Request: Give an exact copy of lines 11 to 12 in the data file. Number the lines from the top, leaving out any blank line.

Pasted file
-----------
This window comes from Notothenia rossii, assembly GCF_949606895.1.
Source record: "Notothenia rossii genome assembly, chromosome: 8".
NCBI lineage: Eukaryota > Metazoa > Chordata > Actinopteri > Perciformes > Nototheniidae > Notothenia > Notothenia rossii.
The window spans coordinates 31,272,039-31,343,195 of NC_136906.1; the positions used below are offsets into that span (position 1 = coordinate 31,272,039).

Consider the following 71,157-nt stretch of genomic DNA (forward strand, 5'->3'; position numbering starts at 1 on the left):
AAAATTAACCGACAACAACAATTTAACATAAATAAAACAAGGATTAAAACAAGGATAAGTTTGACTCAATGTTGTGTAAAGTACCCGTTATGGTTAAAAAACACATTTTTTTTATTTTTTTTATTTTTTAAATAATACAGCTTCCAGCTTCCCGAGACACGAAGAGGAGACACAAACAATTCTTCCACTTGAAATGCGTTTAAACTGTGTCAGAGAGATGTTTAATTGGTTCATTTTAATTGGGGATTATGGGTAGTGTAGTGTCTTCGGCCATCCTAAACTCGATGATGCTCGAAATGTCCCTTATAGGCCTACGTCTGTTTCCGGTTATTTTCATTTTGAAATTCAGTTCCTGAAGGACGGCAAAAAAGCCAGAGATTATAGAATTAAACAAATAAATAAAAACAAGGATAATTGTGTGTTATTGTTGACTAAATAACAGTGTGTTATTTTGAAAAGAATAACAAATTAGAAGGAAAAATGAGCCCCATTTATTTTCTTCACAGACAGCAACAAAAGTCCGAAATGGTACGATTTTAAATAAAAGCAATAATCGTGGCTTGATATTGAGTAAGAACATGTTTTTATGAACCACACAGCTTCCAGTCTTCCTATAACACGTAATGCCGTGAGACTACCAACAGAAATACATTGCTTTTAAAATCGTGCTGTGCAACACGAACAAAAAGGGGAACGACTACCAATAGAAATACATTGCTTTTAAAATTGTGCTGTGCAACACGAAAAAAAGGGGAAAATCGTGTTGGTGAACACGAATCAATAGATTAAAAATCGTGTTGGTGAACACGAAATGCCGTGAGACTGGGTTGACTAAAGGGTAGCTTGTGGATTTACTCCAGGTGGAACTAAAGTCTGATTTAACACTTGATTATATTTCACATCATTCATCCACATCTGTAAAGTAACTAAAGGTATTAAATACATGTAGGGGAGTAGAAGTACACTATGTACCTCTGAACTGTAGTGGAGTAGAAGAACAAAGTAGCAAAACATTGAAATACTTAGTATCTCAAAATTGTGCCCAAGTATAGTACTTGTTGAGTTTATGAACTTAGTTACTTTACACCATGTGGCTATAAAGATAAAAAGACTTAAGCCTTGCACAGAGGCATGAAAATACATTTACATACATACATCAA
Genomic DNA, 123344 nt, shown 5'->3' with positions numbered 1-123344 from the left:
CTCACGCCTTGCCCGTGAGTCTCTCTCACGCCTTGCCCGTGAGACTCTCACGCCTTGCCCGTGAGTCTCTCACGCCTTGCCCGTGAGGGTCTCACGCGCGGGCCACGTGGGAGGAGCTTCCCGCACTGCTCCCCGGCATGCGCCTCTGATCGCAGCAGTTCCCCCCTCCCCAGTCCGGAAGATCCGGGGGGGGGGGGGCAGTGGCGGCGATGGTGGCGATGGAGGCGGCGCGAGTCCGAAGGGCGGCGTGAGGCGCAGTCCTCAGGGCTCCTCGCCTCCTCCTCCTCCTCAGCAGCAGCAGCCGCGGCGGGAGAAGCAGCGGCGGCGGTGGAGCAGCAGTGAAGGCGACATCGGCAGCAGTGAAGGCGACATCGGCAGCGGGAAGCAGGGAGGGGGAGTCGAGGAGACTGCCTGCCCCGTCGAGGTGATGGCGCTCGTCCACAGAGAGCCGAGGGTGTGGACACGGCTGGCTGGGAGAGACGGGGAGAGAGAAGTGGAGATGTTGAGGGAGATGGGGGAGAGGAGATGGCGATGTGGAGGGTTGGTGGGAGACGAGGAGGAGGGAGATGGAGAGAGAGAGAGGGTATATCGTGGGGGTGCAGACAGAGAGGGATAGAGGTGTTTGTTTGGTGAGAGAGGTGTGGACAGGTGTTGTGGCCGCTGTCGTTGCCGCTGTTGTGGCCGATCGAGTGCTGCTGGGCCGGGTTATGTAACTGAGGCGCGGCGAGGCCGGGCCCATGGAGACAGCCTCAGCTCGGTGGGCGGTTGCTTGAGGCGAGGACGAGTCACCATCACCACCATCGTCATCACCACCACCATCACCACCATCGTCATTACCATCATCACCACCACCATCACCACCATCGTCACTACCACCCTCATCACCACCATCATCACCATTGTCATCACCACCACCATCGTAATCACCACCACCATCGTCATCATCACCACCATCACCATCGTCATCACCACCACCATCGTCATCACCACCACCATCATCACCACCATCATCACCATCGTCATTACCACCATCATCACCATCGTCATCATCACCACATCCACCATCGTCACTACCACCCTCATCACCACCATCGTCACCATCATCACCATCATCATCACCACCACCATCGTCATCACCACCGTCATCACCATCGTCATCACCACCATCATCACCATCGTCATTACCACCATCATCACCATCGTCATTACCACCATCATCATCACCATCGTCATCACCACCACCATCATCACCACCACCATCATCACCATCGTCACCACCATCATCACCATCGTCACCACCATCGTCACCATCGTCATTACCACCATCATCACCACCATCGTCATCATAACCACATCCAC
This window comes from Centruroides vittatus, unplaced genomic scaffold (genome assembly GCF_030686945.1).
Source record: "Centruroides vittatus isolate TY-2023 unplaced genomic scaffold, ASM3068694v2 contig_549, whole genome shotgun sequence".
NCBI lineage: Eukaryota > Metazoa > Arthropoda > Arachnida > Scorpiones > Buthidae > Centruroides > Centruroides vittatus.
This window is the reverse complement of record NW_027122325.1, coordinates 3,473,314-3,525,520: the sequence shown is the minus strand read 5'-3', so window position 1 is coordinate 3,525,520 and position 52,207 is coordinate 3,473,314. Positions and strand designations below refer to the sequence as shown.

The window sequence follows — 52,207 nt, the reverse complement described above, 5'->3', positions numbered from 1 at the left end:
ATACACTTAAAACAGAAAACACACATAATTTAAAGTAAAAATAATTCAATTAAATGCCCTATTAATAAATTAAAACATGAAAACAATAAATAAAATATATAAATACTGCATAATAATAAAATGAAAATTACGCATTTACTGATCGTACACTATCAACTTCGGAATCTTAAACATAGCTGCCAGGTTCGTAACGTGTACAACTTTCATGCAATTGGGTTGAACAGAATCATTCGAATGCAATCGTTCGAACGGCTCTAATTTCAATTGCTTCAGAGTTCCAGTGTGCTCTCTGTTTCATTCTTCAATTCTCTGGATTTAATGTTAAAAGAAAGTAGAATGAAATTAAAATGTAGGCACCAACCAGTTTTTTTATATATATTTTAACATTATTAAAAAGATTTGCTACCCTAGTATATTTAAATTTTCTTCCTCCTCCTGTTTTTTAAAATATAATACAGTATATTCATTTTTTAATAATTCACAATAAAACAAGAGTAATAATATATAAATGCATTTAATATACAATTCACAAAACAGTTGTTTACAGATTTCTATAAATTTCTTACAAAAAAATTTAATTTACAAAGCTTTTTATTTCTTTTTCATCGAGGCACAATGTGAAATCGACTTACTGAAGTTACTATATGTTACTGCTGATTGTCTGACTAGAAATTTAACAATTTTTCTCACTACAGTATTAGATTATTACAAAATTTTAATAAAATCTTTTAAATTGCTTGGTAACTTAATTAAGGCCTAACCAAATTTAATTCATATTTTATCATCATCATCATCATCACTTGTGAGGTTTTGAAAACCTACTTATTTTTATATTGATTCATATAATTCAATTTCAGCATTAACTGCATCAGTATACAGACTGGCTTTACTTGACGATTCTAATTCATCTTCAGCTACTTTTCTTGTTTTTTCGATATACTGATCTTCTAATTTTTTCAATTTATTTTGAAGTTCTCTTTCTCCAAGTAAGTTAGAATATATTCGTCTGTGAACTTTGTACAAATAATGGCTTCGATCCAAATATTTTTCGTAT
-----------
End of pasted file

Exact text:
NCBI lineage: Eukaryota > Metazoa > Arthropoda > Arachnida > Scorpiones > Buthidae > Centruroides > Centruroides vittatus.
This window is the reverse complement of record NW_027122325.1, coordinates 3,473,314-3,525,520: the sequence shown is the minus strand read 5'-3', so window position 1 is coordinate 3,525,520 and position 52,207 is coordinate 3,473,314. Positions and strand designations below refer to the sequence as shown.